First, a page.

We need to really take the time and stop and think about the blessings we have in our lives and have hearts full of gratitude for what we have. Not only do we need gratitude, we also need to learn how to be content, realizing that we are far better off than many other people living out daily life right now.

The other day my daughter was looking at a bag of snacks on the counter and was so focused on the bag, she didn’t realize that I had put a handful of the very same snack on her high chair tray. I looked at her and said, “You’re so focused on what you think you want, you don’t even realize what you have!” I caught myself as I said it and wondered how many times in life I do that same exact thing.

Learn to live simply

We feel invincible when times are good, but the reality is that hard times can hit fast and catch us off guard. We don’t need to walk around always waiting for the other shoe to drop and live in worry and fear, but we do need to learn to live in such a way so as not be caught off guard if bad times do hit us. What does this type of living look like?

Don’t rack up debt that you will be unable to pay should a job loss occur in the family. Buy only what you can pay for. Pay bills on time and don’t take on more bills than you can comfortably keep up with.

Learn to live without. As I stated before, we don’t need to get rid of all worldly possessions, but there is something to be said for learning to live simply and with fewer items than we’re used to. Families that learn how to budget, bargain shop, and buy items, only when they have thought it over and saved for them, are less likely to be devastated when financial crisis hits.

When I heard of a billionaire that committed suicide because he lost so much money he became a millionaire instead, I was astounded. What I couldn’t do with a million dollars! I wondered what drove him to such desperate measures when he still had more money than most of us can comprehend. My husband summed it up neatly, “It was the standard of living he built for himself. When he lost the ability to keep living it, he lost a reason to live.”

A good question to ask is, “Am I living for my possessions and money or would I still find a reason to live, even if I lost it all?” Depending on your answer, you may find a need to make adjustments when it comes to how (or why) you’re living.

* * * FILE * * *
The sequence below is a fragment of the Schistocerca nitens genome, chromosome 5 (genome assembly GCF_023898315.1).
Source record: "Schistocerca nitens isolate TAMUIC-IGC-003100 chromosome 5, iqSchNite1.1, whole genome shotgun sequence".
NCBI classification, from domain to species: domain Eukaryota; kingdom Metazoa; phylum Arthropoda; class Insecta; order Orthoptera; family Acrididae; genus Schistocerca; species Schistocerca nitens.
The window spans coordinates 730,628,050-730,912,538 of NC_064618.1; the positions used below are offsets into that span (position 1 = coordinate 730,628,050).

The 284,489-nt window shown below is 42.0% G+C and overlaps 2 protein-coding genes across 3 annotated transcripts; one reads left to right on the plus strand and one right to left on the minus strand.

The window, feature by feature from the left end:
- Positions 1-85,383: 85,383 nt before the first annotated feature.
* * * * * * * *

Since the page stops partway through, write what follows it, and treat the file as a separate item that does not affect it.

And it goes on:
Realize what really matters

In addition to learning how to live simply, we need to realize what really matters. The diamond jewelry, fancy cars, and cruises aren’t what matter. Neither is the image that comes from being well off. Family matters. Love matters. Laughter, true friendship, joy and peace — those things are what are really important in life. Let’s not lose sight of that. We may lose our jobs, our home, our luxury items like TVs and Wiis, but we’ll still have our character, our children, and a joy that goes beyond circumstances — if we are focusing on those things in the blessed times.

Practice giving as much as you spend

I write this next statement as an individual still working on practicing it on a regular basis. I’m trying to get into the mindset that for every non-necessity item we purchase or event we go to, such as a meal out, I will give just as much to a charity, organization, or family that needs the money.

Part of me wants to say I’ll practice this after I become rich, not now when I’m struggling to pay my bills every month! However, if I can’t learn how to give $25 now for every $25 I spend on fun, how do I think I’m going to give $250,000 away for every $250,000 I spend on fun? If you want to clone your dog and spend $155,000 doing it, go ahead. Just plan on giving that much to a charity (which the Otto’s did, by the way). Practice this in the little purchases, as well as the big ones.

Spending money while others don’t have any isn’t wrong — being selfish and oblivious to the needs of others is. There is nothing wrong with having money. What is wrong is when we don’t ever give what we have to those who lack.